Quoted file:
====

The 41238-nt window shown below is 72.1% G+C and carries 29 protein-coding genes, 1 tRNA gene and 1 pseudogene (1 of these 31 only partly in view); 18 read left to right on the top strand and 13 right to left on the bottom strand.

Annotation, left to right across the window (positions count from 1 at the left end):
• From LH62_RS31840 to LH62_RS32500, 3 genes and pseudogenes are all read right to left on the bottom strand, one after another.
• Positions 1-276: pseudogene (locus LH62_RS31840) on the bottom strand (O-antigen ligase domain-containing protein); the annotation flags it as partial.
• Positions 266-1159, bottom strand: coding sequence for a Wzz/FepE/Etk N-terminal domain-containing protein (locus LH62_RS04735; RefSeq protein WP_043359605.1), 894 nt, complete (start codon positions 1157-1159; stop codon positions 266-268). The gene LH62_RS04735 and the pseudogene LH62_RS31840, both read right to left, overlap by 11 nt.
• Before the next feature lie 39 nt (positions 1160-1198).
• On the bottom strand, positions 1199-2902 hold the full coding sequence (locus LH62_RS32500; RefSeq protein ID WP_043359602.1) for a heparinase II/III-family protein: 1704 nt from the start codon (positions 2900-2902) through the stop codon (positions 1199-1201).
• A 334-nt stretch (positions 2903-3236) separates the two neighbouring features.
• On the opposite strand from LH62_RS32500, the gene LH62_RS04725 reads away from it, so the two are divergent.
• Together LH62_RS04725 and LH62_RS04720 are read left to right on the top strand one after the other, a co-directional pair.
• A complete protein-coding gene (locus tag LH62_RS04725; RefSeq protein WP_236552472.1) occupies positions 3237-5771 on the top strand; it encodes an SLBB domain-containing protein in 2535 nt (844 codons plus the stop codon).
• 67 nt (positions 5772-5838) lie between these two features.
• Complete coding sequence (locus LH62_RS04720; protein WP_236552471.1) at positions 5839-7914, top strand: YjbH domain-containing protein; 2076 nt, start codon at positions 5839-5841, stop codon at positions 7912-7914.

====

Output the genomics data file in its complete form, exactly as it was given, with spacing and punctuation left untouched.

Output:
The 41238-nt window shown below is 72.1% G+C and carries 29 protein-coding genes, 1 tRNA gene and 1 pseudogene (1 of these 31 only partly in view); 18 read left to right on the top strand and 13 right to left on the bottom strand.

Annotation, left to right across the window (positions count from 1 at the left end):
• From LH62_RS31840 to LH62_RS32500, 3 genes and pseudogenes are all read right to left on the bottom strand, one after another.
• Positions 1-276: pseudogene (locus LH62_RS31840) on the bottom strand (O-antigen ligase domain-containing protein); the annotation flags it as partial.
• Positions 266-1159, bottom strand: coding sequence for a Wzz/FepE/Etk N-terminal domain-containing protein (locus LH62_RS04735; RefSeq protein WP_043359605.1), 894 nt, complete (start codon positions 1157-1159; stop codon positions 266-268). The gene LH62_RS04735 and the pseudogene LH62_RS31840, both read right to left, overlap by 11 nt.
• Before the next feature lie 39 nt (positions 1160-1198).
• On the bottom strand, positions 1199-2902 hold the full coding sequence (locus LH62_RS32500; RefSeq protein ID WP_043359602.1) for a heparinase II/III-family protein: 1704 nt from the start codon (positions 2900-2902) through the stop codon (positions 1199-1201).
• A 334-nt stretch (positions 2903-3236) separates the two neighbouring features.
• On the opposite strand from LH62_RS32500, the gene LH62_RS04725 reads away from it, so the two are divergent.
• Together LH62_RS04725 and LH62_RS04720 are read left to right on the top strand one after the other, a co-directional pair.
• A complete protein-coding gene (locus tag LH62_RS04725; RefSeq protein WP_236552472.1) occupies positions 3237-5771 on the top strand; it encodes an SLBB domain-containing protein in 2535 nt (844 codons plus the stop codon).
• 67 nt (positions 5772-5838) lie between these two features.
• Complete coding sequence (locus LH62_RS04720; protein WP_236552471.1) at positions 5839-7914, top strand: YjbH domain-containing protein; 2076 nt, start codon at positions 5839-5841, stop codon at positions 7912-7914.